“Politics: Getting Off the Train”
The Economist, February 6-12, 26, 2016, p.5 [special report]
“Early in his career Mr Erdogan made a telling remark he was later to regret. Democracy is like a train, he said; you get off once you have reached your destination. Now many of his party’s critics fear that Turkey’s president may be getting close to that goal. It is not just that Mr Erdogan wants to rewrite the constitution to award himself executive presidential powers. The trouble is that he hardly needs them. Sometimes overtly, but often by stealth and dissimulation, the AK party has spread its tentacles across Turkish society. The courts, the police, the intelligence services, the mosques, the public education and health systems and the media are all, in one way or another, subject to the party’s overweening influence. … One example is the use of legislation that penalises insults to the head of state. Turkey’s criminal code has contained such a law since 1926, but it was rarely applied before Mr Erdogan was elected president in August 2014. Opposition MPs say that since then state prosecutors have investigated more than 1,500 people for insulting the president, a crime that can carry a sentence of more than four years. In the first ten months of 2015 nearly 100 people were held in custody on such charges, including cartoonists and journalists, but also teenage boys who had defaced campaign posters or posted Facebook messages. A woman in Izmir was recently sentenced to 11 months in prison for a rude hand gesture directed at Mr Erdogan. … The most glaring example of the AK party’s creeping annexation of the public sphere, however, are Turkey’s media. By putting pressure on private owners and making vigorous use of laws against incitement, defamation and the spread of ‘terrorist propaganda’, the party has come to exercise control over all but a handful of broadcasters and news publishers. … According to one media expert in Istanbul, the takeover of Koza Ipek has left just three news channels out of Turkey’s top 40 that are critical of the AK party. Reporters Without Borders now ranks Turkey 149th out of 180 countries on its World Freedom Index, just three places above Russia and 51 down on 2005.“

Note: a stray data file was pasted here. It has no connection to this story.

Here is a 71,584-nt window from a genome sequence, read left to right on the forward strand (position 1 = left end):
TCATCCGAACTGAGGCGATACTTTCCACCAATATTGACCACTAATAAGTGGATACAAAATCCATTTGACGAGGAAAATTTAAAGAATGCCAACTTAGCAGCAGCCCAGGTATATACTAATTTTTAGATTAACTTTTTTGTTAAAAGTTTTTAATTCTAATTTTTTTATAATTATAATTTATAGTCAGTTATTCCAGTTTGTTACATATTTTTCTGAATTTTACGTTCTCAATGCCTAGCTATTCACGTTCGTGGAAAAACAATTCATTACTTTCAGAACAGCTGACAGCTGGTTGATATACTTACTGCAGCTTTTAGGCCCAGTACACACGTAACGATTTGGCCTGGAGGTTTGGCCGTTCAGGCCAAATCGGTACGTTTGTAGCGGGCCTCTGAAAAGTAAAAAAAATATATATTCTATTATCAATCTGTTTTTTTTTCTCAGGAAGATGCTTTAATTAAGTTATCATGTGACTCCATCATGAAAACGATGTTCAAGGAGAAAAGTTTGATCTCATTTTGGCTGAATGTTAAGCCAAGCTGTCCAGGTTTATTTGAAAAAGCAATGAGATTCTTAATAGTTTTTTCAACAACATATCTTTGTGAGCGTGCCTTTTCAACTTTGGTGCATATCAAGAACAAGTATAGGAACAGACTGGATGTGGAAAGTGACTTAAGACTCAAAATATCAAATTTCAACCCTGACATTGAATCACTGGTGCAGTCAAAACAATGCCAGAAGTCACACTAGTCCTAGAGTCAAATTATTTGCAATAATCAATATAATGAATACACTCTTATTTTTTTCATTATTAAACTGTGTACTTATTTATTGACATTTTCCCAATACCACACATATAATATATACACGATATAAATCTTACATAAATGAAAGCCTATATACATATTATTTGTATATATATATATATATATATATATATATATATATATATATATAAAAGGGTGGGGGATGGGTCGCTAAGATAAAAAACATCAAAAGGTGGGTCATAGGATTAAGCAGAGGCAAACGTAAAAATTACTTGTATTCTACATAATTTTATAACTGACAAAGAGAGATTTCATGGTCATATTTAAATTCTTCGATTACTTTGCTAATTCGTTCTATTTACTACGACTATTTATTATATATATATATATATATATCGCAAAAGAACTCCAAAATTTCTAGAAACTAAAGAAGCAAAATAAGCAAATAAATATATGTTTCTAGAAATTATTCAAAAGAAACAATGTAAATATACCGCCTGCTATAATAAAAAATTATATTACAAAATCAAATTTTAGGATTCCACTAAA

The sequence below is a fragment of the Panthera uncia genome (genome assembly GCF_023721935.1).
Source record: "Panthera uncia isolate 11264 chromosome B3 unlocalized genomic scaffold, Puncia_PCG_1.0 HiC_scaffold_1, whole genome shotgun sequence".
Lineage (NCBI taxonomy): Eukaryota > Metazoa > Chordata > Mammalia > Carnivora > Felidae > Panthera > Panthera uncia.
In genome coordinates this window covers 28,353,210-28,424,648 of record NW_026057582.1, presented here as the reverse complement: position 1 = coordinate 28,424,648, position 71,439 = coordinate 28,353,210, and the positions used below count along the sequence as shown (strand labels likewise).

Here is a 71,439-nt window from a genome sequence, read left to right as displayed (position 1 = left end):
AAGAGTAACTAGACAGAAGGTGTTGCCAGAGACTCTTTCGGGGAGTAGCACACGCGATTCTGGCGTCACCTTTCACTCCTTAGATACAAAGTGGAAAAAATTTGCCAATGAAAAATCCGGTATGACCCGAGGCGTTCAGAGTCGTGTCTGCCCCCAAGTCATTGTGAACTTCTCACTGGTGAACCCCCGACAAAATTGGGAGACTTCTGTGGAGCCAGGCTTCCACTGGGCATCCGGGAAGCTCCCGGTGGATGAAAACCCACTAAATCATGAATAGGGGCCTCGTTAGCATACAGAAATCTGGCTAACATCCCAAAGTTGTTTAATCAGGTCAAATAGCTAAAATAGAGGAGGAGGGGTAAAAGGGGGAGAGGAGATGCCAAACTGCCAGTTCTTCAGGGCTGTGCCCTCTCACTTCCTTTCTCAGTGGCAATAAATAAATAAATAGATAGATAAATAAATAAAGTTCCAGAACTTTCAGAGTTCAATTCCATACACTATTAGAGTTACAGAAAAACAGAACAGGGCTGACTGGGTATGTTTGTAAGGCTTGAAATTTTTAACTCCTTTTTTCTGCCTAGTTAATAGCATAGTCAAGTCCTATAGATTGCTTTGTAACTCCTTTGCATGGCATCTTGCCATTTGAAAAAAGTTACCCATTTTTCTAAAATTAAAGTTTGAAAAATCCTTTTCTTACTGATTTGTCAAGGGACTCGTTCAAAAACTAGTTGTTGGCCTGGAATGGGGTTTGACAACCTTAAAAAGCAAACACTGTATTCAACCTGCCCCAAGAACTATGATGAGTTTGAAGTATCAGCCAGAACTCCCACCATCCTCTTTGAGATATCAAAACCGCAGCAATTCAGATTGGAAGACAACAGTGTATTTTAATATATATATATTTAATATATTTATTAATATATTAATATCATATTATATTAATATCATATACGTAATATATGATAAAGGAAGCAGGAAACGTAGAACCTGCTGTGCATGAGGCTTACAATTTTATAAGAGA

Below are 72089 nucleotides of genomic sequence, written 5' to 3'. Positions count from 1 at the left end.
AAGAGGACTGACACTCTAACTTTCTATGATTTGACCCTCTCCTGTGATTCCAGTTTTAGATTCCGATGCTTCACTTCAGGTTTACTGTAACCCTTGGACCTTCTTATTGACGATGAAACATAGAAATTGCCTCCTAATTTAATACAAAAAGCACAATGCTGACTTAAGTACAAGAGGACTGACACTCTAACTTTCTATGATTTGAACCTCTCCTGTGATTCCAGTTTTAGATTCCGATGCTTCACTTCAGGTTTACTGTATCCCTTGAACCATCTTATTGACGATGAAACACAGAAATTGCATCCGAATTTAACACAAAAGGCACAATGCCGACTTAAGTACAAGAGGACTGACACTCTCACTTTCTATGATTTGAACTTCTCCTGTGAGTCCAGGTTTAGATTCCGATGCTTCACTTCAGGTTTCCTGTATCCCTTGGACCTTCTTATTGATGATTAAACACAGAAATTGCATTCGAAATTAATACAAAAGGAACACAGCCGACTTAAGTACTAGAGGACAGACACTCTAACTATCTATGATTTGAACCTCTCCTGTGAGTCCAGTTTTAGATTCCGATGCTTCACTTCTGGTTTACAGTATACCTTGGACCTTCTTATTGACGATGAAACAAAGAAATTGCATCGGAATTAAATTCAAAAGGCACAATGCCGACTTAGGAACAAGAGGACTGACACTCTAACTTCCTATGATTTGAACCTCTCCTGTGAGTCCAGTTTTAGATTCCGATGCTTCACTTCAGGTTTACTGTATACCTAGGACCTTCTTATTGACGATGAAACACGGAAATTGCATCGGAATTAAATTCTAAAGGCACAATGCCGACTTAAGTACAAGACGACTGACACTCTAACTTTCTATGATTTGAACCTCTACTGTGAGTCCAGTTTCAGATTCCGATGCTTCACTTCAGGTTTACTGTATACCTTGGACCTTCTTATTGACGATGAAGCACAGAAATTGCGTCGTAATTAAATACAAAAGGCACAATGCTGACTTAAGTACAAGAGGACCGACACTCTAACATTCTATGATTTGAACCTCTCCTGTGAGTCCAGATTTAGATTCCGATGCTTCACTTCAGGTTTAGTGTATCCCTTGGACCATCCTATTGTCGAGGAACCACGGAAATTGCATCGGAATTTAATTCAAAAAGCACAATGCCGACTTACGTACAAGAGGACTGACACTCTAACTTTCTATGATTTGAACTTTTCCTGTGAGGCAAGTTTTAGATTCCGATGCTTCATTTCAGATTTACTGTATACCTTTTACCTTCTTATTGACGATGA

Quickie analysis: The Economist‘s entire special report on Turkey is excellent. This article is a concise look at the ways in which Erdogan and the AK Party are exerting increasing control over all aspects of Turkish life.